Across these countries, around 133,000 people were at IPC5 – the highest level of need – and they required immediate action “to avert widespread death and a collapse of livelihoods”, the Network’s report said. 

At least another 28 million people were “one step away from starvation” – IPC4 – across 38 countries and territories, where urgent action saved lives and livelihoods, and prevented famine spreading. 

Close to 98 million people facing acute food insecurity in 2020 – or two out of three – were on the African continent.  

Not only Africa 

Other parts of the world were not spared, with countries including Yemen, Afghanistan, Syria and Haiti featuring among the 10 worst food crises last year. 

The authors of the report – the United Nations, the European Union as well as government and non-government agencies – also noted that 39 countries and territories had experienced food crises in the last five years. 

In these countries and territories, the population affected by high levels of acute food insecurity (IPC3 or worse) increased from 94 to 147 million people, between 2016 and 2020, the global network said. 

It added that in the 55 food-crisis countries and territories covered by the report, more than 75 million children under five were stunted and at least 15 million showed signs of wasting in 2020. 

While conflict will remain the major driver of food crises in 2021, COVID-19 and related containment measures and weather extremes will continue to exacerbate acute food insecurity in fragile economies.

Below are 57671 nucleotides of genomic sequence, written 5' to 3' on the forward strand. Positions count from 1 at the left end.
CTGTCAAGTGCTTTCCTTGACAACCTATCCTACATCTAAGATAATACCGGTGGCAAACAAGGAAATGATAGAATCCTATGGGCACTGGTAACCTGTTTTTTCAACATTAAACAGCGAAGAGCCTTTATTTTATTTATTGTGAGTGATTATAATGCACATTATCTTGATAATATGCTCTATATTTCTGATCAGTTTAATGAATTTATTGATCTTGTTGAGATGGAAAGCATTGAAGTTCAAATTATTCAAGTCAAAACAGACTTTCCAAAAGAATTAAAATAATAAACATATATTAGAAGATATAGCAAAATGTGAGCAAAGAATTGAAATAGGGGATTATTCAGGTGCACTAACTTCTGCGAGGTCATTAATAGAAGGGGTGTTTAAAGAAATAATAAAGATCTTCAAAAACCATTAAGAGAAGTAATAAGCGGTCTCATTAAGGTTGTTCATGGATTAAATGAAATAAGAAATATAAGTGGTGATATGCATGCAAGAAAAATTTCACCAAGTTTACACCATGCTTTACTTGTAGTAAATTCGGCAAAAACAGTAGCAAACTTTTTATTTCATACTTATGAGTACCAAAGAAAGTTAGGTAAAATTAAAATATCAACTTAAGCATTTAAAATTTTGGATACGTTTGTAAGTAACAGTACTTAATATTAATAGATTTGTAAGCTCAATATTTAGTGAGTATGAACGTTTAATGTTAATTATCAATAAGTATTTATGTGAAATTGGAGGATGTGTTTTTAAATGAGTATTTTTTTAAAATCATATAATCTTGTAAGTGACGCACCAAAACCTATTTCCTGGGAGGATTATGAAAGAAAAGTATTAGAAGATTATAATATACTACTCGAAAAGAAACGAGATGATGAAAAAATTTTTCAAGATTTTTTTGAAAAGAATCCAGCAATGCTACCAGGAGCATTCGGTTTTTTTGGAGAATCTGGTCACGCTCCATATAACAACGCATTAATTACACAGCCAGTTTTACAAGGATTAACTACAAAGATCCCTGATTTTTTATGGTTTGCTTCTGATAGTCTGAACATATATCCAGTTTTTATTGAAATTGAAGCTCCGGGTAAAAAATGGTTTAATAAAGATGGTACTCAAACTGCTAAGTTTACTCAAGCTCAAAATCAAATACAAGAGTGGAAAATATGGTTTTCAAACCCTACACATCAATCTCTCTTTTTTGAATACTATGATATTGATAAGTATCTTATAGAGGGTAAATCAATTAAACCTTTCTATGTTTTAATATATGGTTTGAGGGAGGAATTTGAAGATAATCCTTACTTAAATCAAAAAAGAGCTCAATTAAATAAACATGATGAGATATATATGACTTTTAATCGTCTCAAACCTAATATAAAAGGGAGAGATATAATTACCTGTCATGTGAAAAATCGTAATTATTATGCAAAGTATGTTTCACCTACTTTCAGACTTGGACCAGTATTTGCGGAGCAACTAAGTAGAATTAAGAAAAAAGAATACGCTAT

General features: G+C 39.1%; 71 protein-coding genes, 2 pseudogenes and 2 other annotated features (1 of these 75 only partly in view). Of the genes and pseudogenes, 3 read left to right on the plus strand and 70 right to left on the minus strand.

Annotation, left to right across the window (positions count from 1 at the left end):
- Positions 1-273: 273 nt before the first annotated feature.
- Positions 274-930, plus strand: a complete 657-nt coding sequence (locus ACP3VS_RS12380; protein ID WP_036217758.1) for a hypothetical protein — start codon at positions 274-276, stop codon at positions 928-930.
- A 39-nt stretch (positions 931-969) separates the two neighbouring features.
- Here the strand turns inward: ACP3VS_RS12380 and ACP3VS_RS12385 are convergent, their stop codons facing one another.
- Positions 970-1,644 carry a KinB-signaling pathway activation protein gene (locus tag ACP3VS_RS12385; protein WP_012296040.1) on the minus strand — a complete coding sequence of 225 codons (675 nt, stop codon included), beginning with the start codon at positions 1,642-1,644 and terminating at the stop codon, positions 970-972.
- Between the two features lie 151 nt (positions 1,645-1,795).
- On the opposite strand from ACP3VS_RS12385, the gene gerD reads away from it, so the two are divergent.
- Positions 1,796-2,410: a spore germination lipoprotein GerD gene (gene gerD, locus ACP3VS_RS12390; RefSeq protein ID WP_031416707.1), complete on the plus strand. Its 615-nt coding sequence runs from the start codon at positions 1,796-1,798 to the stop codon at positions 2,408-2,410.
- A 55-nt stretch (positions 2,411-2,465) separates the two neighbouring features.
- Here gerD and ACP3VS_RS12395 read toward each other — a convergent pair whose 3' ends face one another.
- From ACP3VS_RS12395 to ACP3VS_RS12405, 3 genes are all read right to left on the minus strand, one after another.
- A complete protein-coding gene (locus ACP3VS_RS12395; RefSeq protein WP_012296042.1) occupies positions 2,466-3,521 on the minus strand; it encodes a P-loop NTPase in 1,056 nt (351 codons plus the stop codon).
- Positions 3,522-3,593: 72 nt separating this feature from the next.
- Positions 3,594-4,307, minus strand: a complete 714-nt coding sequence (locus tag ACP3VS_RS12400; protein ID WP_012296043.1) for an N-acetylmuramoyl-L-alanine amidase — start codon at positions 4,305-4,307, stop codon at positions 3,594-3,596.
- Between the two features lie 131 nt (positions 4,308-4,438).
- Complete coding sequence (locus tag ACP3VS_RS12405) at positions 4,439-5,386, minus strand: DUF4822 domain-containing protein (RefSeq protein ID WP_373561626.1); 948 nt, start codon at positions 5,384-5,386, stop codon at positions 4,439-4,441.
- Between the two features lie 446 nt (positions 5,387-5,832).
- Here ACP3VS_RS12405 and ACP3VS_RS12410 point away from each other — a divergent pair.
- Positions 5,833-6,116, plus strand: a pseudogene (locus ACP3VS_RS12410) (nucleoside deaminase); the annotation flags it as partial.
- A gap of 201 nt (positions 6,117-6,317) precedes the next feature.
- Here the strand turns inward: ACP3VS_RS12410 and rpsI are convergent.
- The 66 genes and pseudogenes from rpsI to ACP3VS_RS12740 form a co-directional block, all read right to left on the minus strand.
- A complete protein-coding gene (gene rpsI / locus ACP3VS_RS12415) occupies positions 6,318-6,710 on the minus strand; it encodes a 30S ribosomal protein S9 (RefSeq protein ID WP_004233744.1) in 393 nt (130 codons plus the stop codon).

Coronavirus impact 

“The COVID-19 pandemic has revealed the fragility of the global food system and the need for more equitable, sustainable and resilient systems to nutritiously and consistently feed 8.5 billion people by 2030.  

“A radical transformation of our agri-food systems is needed to achieve the Sustainable Development Goals”, said the European Union (EU), the UN Food and Agriculture Organization of the United Nations (FAO), the UN World Food Programme (WFP) – founding members of the Global Network – together with the US international development agency, USAID, in a statement. 

In March 2021, UN chief Mr. Guterres established a famine-prevention task force, led by UN emergency relief chief Mark Lowcock, along with FAO and WFP and with the support of OCHA and other UN agencies as well as NGO partners.  

The Task Force aims to bring coordinated, high-level attention to famine prevention and mobilise support to the most affected countries. 

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Development

World Bank Supports Serbia’s Move Toward Greener, More Resilient, and Inclusive Growth

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Serbia is making strides toward accelerating economic growth that is more green, resilient, and inclusive, by implementing a series of legal and policy reforms designed to create a public sector that is more efficient and transparent, as well as better able to enhance the economy’s resilience to natural hazards and climate change. The Public Sector Efficiency and Green Recovery Development Policy Loan, approved today by the World Bank Board of Directors, will provide €82.6 million to solidify this reform agenda and quicken Serbia’s recovery from the COVID-19 pandemic.

“This budget support operation is an important part of the World Bank Group’s engagement in Serbia and is closely linked to the pathways toward reducing poverty and boosting shared prosperity, with a strong focus on environmental sustainability and climate action,” says Stephen Ndegwa, World Bank Country Manager for Serbia.

“Public sector reforms and greening the recovery are important vehicles for accelerating Serbia’s EU integration agenda.’’